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About Afternoon on the Amazon and Rain Forests: A Nonfiction Companion to Afternoon on the Amazon

In Afternoon on the Amazon, Jack and Annie travel back in time to a South American rain forest in search of the elusive magician Morgan le Fay. Will they find a new clue to her whereabouts before they are trampled by stampeding killer ants?

What is the strangest plant in the rain forest? Which rain forest animal is the creepiest? What medicines have been discovered there? How can we save our rain forests? Find out the answers to these questions and more in Rain Forests: A Nonfiction Companion to Afternoon on the Amazon, Jack and Annie’s very own guide to the mysteries of the rain forest. Includes information on rain forests around the world; fun facts about rain-forest bugs, birds, plants, and animals; maps and photographs; and much more!

 

Classroom Connections

Activities for Rain Forests: A Nonfiction Companion to Afternoon on the Amazon

  • Where in the World Are the Rain Forests?Post a world map in the room so children can see where the rain forests are located, as well as their vastness. (Use the map in the book as your source of information.) With your class, locate and discuss the Equator, the Tropic of Cancer, and the Tropic of Capricorn. Although there are rain forests in other parts of the world, this book focuses mainly on the tropical rain forests.

    Curriculum

    • Science
    • Social Studies 

     

  • Just How Big Is the Rain Forest?The biggest tropical rain forest is the Amazon Rain Forest in South America. It is larger than the states of Texas, California, Colorado, Florida, Nevada, Arizona, Oregon, Minnesota, and Alaska combined. Using a map, have students locate and cut out the outline of each of these states and place them together to visualize the enormous area they are studying!

    Curriculum:

    • Social Studies

     

  • Who’s at Home in the Rain Forest? A Knock Knock Riddle ExerciseHave students research the different species of animals in the rain forest and place them under the correct heading using an Attribute Web. They then can create Knock Knock Riddles for their favorite rain forest animal. Write three clues about the animal on the back of a folded picture of a rain forest animal. Write three clues about the animal on the back of a folded picture of a rain forest animal. Cut out a rectangle to show just the eyes of the animal. When you open the folded paper, the whole animal is revealed.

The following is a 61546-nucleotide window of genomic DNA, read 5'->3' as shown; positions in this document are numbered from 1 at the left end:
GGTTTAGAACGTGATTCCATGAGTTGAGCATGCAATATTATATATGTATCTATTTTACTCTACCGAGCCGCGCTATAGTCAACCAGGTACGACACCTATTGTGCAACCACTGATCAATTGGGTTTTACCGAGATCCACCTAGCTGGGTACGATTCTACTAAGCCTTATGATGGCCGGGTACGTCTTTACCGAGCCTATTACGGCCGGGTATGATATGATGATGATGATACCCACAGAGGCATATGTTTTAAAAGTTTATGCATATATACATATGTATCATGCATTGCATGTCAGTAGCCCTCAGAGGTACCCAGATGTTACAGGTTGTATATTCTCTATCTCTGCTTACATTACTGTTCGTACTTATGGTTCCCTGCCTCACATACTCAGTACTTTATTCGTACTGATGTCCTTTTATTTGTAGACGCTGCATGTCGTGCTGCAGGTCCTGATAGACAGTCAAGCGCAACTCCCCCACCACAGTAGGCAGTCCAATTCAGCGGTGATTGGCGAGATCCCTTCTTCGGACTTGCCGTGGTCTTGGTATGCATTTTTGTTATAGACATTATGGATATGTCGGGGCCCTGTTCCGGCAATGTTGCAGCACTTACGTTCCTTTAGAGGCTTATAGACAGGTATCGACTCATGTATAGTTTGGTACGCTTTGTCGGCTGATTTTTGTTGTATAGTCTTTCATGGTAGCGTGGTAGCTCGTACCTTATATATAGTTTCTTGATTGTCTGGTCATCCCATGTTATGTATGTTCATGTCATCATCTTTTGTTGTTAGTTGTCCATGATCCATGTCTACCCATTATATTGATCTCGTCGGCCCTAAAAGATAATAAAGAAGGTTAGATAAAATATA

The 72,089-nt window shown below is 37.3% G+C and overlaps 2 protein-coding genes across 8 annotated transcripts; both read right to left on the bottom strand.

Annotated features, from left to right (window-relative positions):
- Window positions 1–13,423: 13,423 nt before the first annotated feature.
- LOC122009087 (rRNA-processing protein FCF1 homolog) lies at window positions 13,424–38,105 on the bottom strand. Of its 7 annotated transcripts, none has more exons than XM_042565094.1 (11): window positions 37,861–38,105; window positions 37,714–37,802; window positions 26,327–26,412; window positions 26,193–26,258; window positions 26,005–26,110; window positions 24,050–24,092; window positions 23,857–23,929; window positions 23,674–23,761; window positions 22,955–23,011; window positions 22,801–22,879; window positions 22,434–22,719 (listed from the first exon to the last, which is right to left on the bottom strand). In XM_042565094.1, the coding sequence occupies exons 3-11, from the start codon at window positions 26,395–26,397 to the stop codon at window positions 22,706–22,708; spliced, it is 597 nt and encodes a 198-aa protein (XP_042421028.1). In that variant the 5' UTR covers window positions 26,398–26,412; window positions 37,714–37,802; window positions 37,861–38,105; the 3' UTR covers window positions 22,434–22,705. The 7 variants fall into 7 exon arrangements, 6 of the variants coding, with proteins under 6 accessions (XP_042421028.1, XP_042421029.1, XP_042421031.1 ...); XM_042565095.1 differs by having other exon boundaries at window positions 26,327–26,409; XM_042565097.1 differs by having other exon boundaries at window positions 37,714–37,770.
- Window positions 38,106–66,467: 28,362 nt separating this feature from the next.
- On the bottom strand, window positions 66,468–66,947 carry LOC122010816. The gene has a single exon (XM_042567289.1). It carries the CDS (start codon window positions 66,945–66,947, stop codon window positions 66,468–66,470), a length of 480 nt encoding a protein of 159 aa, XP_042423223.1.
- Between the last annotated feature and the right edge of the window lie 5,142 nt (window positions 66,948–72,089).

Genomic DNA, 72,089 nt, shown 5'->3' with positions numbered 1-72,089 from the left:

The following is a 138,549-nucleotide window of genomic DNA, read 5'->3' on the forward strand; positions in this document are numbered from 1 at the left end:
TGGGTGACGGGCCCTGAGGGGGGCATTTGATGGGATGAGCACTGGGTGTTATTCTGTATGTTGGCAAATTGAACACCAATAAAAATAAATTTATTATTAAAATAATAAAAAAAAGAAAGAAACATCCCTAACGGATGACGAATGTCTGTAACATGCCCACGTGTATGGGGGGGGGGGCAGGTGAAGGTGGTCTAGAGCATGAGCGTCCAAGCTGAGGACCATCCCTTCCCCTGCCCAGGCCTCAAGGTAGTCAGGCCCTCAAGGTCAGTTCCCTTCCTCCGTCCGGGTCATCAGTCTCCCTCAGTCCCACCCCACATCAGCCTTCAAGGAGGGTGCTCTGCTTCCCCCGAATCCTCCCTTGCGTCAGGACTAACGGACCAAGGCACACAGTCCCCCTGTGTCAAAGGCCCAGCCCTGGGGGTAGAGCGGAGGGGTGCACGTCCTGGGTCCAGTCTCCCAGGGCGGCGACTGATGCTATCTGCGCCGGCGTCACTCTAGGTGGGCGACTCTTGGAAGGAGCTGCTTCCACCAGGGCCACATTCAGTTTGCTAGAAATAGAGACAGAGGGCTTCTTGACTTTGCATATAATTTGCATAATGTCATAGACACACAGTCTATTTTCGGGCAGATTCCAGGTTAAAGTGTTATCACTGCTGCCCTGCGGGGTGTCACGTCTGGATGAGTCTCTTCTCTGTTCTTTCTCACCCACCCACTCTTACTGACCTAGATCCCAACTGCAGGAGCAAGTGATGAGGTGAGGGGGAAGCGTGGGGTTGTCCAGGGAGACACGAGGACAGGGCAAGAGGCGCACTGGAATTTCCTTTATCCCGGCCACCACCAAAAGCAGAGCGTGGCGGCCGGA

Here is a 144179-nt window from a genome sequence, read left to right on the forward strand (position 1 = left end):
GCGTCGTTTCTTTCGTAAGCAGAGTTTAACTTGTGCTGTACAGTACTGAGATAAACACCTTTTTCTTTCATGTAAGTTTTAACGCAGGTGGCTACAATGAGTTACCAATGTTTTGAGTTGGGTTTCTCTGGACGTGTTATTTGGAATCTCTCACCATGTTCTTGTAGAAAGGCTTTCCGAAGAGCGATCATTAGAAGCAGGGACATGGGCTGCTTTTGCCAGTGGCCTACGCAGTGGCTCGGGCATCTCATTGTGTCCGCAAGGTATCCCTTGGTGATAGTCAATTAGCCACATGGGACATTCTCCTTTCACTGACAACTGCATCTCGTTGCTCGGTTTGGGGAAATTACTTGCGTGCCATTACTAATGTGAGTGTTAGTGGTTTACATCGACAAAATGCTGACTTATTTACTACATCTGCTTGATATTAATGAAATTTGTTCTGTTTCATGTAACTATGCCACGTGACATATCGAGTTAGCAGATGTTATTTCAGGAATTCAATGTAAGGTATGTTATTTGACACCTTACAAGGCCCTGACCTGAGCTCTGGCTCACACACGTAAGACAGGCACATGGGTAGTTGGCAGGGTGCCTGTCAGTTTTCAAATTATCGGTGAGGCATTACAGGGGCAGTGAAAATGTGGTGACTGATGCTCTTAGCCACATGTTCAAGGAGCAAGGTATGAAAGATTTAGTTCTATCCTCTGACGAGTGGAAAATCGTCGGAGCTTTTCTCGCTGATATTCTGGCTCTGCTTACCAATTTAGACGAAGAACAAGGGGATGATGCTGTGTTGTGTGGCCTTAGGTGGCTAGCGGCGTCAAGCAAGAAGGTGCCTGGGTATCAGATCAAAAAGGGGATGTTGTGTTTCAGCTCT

Curriculum:

    • Language Arts

     

  • How Does It Measure Up?Rain forest creatures and plants come in all sizes and shapes. Have students choose an animal or plant and compare its height with those of other classmates. Have a contest to discover which is the largest, which is the smallest, etc. Ask students to find other things in the classroom or on the playground that are approximately the same height/length. This information can be recorded on a class chat and used in word problems.

    Curriculum:

    • Math
    • Science

     

  • Once Upon a TimeStorytelling plays a major part in the rain forest. It is a tradition that stories are passed down orally from generation to generation by the Mbuti and Yanomami tribes. Have the students pick a rain forest animal and incorporate the facts that they have learned about the animal into a fiction story. The students can celebrate their stories with a storytelling festival.

    Curriculum:

    • Language Arts
    • Theater Arts

     

  • If Your Can’t Take the Heat, Get Out of the KitchenThe rain forest climate is very steamy. We use hundreds of products from the rain forests each year, and some are found right in our kitchens, or homes. Have students create a survey to find these exotic products. The survey can be used in a spreadsheet for date gathering or in creative writing on how these products are used.

    Curriculum:

    • Social Studies
    • Health

     

  • Save the Rain Forests!As a culminating activity, brainstorm with your students all the different ways that the message “Save the Rain Forests!” can be spread (radio, TV, magazines, billboards, bumper stickers, speeches, interviews, etc.). Students can work alone or in groups to develop a marketing strategy, including displaying posters in the school and giving short speeches over the PA system or to other classes.

    Curriculum:

    • Language Arts
    • Science
    • Art
    • Theater Arts

 


Teaching ideas provided by Jamay Johnson, second grade teacher, and Melinda Murphy, media specialist, Reed Elementary School, Cypress Fairbranks Independent School District, Houston, Texas.